Apple is fully prepared for AirPods launch demand for the first time
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For the first time, Apple appears to have enough stock of the new AirPods 3 at launch to sate demand, in an incredibly challenging manufacturing, shipping, and delivery environment.
Initial orders for the iPhone 13 range saw ever increasing delivery times as Apple worked to keep up with demand. It was unexpectedly the same with the new 14-inch MacBook Pro and revised 16-inch MacBook Pro.
And then as predicted, it was very much the same with the Apple Watch Series 7, which is even now seeing delivery dates heading close to Christmas.
However, for the first time since AirPods original launch in 2016, the new AirPods are not significantly backordered. Even the AirPods Max were supply-constrained for a month after launch.
At the "Unleashed" event, Apple said it would be taking preorders immediately, and that the AirPods 3 would be arriving "next week." It wasn't more precise than that, but at time of writing, all preorders are consistently showing that they will arrive on October 26.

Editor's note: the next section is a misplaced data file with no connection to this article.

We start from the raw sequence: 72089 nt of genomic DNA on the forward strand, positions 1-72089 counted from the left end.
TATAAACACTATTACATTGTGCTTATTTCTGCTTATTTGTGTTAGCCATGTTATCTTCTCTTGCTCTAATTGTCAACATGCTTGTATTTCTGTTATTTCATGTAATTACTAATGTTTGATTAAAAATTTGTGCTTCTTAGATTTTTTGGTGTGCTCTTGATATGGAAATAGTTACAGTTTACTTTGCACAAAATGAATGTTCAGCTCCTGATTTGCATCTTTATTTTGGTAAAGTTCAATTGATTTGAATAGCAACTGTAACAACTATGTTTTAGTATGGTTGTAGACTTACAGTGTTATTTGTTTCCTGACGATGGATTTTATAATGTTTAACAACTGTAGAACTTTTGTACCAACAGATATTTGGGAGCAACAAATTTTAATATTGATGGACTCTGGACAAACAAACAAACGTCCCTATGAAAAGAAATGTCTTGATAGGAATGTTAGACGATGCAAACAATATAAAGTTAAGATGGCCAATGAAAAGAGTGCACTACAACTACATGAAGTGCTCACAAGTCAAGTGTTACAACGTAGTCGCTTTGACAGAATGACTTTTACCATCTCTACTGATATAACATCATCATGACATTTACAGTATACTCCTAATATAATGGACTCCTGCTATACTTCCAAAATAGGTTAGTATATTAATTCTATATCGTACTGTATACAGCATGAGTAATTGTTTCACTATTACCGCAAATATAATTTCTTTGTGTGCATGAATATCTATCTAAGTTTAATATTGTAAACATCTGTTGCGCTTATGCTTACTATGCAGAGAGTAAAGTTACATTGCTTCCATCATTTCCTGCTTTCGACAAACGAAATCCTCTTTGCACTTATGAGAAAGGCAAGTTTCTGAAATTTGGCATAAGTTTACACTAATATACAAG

That's for the plain versions, ones without engraving. If ordered with engraving, the delivery date is November 5 through November 9.
This is more than for other AirPods, though. An engraved AirPods 2 ordered at time of writing would arrive October 22 through October 26.
Engraved AirPods Pro would arrive on November 1. And all color varieties of the AirPods Max would arrive October 28 or October 29, if engraved.
That compares to when the AirPods Max were launched in December 2020, and delivery dates began slipping to as late as March 2021.
It's not only a question of physically manufacturing enough to meet demand, or even of correctly predicting demand. Under Tim Cook, Apple has become famously good at predicting demand, and at times has even risked immense sums to book up air freight before its rivals.
That air freight and every other kind of shipping consideration has always been a factor in how, or whether, Apple could get enough of its products to the right places. Those issues have only worsened since the coronavirus pandemic, and political decisions like Brexit have had a domino effect on shipping across the world.